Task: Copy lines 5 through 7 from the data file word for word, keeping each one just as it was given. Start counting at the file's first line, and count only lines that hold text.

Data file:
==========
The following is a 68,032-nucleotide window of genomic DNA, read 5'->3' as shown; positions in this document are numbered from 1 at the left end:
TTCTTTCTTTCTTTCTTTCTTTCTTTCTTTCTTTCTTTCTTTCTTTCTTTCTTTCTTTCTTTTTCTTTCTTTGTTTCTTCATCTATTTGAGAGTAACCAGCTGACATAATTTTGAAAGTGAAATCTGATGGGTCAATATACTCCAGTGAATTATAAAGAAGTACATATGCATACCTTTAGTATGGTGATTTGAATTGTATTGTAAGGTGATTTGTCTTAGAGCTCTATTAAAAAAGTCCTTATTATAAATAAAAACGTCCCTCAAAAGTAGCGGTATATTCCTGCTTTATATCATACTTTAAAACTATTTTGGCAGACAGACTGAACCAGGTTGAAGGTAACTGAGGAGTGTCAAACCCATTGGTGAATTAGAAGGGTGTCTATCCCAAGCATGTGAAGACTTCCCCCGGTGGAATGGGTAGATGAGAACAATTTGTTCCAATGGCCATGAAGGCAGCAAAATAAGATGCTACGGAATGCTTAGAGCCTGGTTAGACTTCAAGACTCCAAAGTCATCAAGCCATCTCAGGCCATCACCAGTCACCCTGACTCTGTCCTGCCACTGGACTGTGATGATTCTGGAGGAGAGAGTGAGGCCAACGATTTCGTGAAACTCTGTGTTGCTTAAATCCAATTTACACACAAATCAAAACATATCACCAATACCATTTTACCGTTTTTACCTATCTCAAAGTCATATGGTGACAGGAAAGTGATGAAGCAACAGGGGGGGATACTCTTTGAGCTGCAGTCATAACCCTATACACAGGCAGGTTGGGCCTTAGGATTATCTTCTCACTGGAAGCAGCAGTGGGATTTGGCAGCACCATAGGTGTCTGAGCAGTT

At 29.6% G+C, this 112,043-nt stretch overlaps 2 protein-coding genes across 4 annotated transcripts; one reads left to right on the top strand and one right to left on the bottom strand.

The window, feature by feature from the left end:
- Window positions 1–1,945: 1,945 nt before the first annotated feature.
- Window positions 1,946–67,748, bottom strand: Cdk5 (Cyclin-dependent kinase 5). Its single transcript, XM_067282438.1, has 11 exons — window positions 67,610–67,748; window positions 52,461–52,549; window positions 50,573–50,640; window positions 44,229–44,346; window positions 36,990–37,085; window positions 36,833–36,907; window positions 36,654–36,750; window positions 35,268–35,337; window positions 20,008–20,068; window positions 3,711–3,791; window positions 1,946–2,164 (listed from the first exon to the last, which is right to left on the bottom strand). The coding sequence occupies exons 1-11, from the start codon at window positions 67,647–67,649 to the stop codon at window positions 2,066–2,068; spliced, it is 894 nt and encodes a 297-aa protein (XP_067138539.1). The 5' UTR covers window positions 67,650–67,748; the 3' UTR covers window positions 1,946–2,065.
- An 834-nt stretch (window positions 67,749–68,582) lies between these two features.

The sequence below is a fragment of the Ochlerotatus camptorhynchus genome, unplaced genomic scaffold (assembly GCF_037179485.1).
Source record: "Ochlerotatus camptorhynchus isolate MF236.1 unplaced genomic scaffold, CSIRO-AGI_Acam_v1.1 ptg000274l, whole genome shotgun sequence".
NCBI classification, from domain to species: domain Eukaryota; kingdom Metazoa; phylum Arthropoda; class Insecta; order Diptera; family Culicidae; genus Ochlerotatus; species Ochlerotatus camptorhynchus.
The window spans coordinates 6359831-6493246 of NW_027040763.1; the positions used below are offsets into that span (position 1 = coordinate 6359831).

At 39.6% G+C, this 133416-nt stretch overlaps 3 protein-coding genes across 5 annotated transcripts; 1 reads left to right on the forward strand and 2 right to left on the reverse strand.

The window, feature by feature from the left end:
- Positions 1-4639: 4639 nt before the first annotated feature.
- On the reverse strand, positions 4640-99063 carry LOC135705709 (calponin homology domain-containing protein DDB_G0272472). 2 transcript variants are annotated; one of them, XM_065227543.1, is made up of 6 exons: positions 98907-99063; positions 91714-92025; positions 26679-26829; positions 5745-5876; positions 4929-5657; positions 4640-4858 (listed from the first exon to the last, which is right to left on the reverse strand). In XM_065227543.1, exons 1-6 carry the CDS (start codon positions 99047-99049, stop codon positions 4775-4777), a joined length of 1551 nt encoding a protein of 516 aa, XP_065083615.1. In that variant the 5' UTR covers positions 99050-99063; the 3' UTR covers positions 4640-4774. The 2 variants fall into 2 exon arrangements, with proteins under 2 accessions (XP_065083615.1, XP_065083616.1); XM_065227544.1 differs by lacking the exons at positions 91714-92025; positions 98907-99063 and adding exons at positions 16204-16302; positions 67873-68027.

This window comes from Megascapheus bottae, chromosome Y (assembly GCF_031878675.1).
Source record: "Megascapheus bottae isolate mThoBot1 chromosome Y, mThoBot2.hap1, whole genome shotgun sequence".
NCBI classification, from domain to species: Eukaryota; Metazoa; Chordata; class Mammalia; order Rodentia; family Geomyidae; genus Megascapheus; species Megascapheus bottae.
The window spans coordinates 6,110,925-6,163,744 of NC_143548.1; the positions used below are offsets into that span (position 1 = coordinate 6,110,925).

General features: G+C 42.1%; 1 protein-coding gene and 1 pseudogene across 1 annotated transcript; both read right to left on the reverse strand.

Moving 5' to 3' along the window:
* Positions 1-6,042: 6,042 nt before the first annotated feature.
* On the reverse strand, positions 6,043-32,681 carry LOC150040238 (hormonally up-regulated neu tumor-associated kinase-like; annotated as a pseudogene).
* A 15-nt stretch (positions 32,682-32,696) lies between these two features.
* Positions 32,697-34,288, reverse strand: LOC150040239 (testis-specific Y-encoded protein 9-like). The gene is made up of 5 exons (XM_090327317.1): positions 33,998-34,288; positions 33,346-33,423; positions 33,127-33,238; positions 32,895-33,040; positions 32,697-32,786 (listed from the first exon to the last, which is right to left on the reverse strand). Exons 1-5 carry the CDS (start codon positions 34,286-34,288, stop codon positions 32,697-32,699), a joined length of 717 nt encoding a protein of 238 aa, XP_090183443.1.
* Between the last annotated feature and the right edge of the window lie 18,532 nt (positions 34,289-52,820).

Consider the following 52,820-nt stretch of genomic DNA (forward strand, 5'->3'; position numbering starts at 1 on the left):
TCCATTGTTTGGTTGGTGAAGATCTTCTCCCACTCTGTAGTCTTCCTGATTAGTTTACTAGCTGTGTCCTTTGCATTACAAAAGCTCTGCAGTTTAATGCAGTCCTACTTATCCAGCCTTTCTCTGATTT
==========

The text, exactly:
- Window positions 1–1,945: 1,945 nt before the first annotated feature.
- Window positions 1,946–67,748, bottom strand: Cdk5 (Cyclin-dependent kinase 5). Its single transcript, XM_067282438.1, has 11 exons — window positions 67,610–67,748; window positions 52,461–52,549; window positions 50,573–50,640; window positions 44,229–44,346; window positions 36,990–37,085; window positions 36,833–36,907; window positions 36,654–36,750; window positions 35,268–35,337; window positions 20,008–20,068; window positions 3,711–3,791; window positions 1,946–2,164 (listed from the first exon to the last, which is right to left on the bottom strand). The coding sequence occupies exons 1-11, from the start codon at window positions 67,647–67,649 to the stop codon at window positions 2,066–2,068; spliced, it is 894 nt and encodes a 297-aa protein (XP_067138539.1). The 5' UTR covers window positions 67,650–67,748; the 3' UTR covers window positions 1,946–2,065.
- An 834-nt stretch (window positions 67,749–68,582) lies between these two features.